When attaching a trailer, it is often helpful to have someone guide your steering as you back your vehicle towards the trailer.
The friendly trailer-hitch counterman points to the display of electrical black nut sex and suggests that if you can't get them working on your own, he can have a mechanic do it for you, first thing Monday morning.
That's fine--until you realize the trailer uses a single 2-filament bulb for all three functions.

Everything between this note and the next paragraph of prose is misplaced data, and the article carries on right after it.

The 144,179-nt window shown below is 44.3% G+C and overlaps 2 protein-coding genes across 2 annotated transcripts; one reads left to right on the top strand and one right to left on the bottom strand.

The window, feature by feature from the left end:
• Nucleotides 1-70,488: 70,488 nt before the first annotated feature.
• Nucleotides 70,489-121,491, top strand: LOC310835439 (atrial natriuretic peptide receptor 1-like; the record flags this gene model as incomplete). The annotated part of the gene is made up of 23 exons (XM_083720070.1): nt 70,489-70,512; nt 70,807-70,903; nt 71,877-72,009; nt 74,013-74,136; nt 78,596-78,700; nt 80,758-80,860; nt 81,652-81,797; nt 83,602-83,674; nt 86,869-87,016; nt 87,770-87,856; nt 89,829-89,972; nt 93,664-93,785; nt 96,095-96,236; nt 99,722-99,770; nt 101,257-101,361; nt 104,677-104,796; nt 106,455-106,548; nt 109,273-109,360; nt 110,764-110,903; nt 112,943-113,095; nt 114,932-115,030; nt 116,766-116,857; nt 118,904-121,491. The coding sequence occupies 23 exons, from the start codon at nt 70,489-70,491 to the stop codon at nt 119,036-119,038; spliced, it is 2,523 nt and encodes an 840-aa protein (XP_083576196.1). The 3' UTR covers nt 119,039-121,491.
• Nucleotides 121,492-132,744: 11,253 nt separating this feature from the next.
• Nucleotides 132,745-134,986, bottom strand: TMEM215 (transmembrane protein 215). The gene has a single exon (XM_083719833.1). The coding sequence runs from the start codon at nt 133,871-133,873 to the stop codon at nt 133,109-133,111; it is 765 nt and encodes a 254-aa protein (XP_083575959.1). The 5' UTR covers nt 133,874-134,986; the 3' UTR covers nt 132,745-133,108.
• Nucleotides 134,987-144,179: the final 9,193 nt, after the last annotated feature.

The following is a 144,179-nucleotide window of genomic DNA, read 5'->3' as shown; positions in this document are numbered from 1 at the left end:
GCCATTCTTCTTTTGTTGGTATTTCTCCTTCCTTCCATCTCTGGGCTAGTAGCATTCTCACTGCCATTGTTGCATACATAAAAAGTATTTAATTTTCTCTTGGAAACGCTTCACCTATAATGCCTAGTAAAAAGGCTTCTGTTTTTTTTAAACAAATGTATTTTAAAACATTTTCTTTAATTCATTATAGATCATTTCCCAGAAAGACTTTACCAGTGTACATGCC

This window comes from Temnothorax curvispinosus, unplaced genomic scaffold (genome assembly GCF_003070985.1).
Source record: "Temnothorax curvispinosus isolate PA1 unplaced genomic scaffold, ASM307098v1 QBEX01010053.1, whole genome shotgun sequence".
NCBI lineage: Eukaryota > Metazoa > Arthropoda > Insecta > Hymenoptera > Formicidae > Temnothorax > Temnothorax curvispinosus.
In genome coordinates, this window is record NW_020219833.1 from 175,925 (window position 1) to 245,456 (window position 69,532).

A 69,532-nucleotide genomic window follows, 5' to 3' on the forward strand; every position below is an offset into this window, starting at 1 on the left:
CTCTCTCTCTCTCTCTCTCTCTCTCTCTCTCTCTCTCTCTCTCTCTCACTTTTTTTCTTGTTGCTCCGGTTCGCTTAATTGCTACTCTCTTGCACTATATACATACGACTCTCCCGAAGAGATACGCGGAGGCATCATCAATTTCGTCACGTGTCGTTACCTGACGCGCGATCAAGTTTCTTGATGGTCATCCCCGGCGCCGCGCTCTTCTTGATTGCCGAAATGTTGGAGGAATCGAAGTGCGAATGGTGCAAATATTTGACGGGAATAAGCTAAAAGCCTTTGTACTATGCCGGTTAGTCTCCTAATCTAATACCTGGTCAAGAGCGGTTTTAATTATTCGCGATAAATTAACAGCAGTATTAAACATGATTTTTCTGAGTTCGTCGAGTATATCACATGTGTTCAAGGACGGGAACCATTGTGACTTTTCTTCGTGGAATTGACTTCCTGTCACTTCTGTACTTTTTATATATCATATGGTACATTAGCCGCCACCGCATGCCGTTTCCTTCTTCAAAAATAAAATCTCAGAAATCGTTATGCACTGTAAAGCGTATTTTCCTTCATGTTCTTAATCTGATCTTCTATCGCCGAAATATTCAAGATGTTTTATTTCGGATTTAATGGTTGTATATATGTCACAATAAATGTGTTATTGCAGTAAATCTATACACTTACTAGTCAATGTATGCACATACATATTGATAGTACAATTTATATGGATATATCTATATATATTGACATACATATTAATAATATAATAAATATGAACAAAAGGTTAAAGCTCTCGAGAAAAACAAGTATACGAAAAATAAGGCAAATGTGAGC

Odds are, if you looked at the wiring on one of these rigs, you'd see wires twisted together and insulated with electrical tape.
Other common styles of connectors use five, six or seven pins, and these are the styles you'll see installed by the manufacturers on new vehicles.
You'll know it when you feel it, everything will settle into place.
Without them, you would only be able to view a fraction of the roadway at a time and your odds of a collision would skyrocket.
Before you start driving, you should always make sure the trailer lights are working.
Transit Vans are generally not able to tow any type of trailer, let alone one requiring electric brakes 7-pin.
With the coupler sitting securely on the hitch ball, reverse the process of unlocking the coupler latch to lock it in place.